Oral health: introduction

Oral health means more than 'good teeth' - it is integral to general health, is essential for wellbeing, and is a determinant of quality of life (Peterson, 2003). It allows us to speak, smile, kiss, touch, taste, chew, swallow and cry. Conversely, oral disease can lead to significant time lost from school, work and other activities.

This wider definition of oral health should not detract from the importance of the two most important oral diseases - dental caries and periodontal (gum) disease. Both can be effectively prevented and treated, but have to be considered in the context of their strong relationship with socio-economic factors. The incidence of oral disease is higher in people from deprived areas (Sweeney et al, 1999).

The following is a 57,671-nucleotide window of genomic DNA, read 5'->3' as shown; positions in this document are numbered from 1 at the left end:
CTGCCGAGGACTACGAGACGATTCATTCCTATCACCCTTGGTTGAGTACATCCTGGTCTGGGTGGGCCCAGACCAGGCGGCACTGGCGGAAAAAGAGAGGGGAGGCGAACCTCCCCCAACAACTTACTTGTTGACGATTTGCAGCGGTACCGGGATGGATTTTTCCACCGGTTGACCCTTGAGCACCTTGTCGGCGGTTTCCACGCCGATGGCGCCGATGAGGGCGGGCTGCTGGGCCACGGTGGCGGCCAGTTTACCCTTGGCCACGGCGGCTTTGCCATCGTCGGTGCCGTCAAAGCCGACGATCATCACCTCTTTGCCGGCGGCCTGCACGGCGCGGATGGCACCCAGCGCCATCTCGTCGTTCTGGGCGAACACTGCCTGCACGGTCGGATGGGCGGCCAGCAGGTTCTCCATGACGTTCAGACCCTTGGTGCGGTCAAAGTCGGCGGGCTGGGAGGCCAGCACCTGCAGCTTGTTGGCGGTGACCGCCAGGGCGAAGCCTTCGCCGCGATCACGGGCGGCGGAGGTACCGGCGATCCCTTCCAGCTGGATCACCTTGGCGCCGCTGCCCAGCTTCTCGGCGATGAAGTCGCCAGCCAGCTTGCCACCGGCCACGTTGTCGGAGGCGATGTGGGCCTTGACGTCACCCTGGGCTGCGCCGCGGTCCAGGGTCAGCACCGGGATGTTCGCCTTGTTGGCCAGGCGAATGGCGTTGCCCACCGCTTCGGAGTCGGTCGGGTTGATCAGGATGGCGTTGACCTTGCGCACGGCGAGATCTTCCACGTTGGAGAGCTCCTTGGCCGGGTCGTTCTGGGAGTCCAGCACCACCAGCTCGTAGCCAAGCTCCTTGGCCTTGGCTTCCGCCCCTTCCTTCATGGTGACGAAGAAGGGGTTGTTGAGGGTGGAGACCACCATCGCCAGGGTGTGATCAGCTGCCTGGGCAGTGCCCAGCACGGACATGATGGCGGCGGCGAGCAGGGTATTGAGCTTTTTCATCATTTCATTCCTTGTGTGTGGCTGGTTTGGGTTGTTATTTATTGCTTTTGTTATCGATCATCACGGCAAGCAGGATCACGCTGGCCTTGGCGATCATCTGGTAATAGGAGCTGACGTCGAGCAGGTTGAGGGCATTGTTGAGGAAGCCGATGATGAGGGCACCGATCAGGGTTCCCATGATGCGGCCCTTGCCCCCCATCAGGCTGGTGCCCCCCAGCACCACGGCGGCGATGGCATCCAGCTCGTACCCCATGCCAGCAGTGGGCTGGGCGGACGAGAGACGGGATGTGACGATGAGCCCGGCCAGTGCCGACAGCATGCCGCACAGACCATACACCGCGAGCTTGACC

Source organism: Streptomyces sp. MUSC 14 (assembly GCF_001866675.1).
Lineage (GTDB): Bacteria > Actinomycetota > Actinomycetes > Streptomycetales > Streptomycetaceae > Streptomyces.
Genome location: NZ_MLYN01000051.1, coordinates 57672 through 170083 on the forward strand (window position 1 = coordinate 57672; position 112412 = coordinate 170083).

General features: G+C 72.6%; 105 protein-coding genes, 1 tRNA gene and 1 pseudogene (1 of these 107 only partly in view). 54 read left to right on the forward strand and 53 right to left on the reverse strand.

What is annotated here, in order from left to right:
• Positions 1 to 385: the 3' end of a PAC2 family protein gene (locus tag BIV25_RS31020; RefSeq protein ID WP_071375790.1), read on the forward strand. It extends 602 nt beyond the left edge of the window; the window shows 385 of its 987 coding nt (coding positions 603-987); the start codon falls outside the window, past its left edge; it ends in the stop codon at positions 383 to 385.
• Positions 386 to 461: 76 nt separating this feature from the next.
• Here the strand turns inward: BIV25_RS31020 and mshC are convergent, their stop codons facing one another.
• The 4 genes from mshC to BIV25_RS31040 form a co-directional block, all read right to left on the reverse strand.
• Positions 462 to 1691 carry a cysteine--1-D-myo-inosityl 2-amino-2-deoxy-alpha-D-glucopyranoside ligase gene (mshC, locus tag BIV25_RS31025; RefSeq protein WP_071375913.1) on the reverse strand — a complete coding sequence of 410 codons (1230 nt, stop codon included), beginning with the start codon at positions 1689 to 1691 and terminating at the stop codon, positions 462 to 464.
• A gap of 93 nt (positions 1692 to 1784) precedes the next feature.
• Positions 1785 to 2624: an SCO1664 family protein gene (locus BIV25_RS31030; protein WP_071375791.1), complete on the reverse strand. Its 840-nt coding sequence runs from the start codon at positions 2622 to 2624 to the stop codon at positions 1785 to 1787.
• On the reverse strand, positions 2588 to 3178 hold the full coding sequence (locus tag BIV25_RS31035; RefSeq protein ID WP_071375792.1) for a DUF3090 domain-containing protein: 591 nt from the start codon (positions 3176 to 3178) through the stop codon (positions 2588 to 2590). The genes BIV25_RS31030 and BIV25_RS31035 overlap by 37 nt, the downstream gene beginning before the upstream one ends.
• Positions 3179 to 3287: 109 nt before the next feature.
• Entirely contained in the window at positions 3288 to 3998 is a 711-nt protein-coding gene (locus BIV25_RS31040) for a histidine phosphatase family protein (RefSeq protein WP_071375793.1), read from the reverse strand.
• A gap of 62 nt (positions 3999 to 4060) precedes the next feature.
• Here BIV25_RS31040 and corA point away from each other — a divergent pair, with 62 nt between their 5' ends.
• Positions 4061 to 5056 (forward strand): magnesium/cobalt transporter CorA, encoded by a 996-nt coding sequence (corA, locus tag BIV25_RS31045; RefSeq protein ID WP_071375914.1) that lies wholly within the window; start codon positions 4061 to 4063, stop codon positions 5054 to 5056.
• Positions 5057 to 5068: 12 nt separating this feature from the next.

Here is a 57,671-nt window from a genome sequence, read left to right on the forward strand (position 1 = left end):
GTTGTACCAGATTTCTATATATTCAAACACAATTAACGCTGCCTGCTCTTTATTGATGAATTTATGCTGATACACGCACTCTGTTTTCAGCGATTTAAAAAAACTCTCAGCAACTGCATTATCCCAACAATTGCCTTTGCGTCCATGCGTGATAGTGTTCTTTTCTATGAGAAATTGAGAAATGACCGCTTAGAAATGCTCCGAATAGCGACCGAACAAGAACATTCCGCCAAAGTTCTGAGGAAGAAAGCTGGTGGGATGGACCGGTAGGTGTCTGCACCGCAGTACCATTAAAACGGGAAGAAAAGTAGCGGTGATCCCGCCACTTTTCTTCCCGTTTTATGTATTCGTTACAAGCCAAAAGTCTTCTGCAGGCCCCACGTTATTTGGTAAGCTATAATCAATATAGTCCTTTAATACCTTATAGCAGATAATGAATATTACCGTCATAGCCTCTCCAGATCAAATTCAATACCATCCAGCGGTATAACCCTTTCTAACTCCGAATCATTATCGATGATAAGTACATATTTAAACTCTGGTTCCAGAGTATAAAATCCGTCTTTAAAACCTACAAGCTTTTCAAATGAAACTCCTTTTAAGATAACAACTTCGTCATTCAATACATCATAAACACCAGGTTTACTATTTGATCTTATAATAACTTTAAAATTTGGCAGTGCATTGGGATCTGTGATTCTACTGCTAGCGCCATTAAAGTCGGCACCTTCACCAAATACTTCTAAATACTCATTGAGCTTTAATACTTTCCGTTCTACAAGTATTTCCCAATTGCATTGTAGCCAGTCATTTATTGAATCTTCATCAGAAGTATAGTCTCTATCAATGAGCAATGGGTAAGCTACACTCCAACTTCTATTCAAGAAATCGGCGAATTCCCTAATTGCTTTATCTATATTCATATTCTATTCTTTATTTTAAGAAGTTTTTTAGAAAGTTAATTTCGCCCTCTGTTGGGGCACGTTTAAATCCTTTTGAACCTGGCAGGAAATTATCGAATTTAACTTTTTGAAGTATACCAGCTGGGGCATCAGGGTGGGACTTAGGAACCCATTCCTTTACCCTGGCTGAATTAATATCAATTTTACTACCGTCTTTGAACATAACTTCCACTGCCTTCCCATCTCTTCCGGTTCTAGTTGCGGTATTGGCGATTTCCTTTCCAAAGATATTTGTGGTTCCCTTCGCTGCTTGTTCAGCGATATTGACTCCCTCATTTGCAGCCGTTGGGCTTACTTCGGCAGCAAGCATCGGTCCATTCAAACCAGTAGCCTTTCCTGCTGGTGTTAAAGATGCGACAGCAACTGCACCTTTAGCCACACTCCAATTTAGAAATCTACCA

The relationship between oral health and general health is well documented, with oral disease and non-communicable chronic disease having many common risk factors. Moreover, many general conditions have oral manifestations or can affect dental treatment.